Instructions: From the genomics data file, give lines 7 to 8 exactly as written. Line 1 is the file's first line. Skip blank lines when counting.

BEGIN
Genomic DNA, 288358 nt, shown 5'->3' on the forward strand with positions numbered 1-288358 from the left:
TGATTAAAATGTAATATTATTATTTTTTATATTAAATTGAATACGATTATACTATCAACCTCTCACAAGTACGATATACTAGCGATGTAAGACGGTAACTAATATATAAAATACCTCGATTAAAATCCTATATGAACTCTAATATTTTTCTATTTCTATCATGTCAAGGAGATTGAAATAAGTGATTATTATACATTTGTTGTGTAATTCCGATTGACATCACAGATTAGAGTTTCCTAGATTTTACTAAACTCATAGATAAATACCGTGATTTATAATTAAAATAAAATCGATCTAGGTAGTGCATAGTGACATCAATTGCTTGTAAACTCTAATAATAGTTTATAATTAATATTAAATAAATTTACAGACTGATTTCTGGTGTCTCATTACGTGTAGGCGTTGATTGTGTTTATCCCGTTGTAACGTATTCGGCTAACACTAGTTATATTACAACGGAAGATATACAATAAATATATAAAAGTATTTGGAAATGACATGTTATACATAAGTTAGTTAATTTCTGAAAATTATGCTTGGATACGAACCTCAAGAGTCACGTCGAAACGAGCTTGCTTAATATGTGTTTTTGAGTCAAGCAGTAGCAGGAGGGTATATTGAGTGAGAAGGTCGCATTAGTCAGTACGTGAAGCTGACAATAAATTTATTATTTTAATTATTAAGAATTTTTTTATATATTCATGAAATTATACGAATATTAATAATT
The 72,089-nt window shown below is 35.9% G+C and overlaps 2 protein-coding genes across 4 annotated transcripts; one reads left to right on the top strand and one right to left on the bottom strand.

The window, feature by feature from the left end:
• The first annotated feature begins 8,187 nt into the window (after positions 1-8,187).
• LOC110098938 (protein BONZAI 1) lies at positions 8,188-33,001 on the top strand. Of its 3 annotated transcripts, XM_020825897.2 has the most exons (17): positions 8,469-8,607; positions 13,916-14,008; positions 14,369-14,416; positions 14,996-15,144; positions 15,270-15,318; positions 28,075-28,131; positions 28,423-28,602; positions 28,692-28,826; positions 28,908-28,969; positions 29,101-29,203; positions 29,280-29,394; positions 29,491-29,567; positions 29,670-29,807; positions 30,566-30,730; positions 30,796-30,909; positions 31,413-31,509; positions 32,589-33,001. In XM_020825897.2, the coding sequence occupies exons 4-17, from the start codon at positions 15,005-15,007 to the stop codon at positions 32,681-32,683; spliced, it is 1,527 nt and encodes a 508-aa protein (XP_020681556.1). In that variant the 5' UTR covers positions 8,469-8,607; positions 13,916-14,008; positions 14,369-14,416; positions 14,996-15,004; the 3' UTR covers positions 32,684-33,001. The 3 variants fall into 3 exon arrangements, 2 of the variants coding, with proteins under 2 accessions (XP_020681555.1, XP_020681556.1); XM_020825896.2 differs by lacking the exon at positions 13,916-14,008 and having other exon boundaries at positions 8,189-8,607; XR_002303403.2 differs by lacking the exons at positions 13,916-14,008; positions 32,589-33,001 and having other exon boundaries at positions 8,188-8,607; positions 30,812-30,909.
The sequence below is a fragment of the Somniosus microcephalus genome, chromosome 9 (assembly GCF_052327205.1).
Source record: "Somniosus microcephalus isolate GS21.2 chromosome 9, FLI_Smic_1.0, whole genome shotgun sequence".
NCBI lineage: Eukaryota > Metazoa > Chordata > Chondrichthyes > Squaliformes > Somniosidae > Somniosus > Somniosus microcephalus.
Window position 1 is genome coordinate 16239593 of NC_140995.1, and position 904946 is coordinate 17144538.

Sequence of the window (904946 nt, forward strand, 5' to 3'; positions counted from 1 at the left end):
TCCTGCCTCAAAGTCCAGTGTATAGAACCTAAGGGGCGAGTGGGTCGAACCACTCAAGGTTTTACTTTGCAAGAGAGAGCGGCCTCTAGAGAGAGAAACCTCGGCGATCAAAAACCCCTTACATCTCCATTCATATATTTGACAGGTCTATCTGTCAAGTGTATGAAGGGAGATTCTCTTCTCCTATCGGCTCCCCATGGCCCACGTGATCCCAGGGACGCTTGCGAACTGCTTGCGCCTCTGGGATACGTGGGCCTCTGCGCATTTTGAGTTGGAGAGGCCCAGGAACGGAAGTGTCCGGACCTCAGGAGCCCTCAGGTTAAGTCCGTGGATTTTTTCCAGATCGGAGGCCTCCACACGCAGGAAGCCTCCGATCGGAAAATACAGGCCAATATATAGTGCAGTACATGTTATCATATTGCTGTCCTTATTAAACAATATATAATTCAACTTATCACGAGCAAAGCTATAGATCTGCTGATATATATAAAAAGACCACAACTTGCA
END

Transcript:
The sequence below is a fragment of the Somniosus microcephalus genome, chromosome 9 (assembly GCF_052327205.1).
Source record: "Somniosus microcephalus isolate GS21.2 chromosome 9, FLI_Smic_1.0, whole genome shotgun sequence".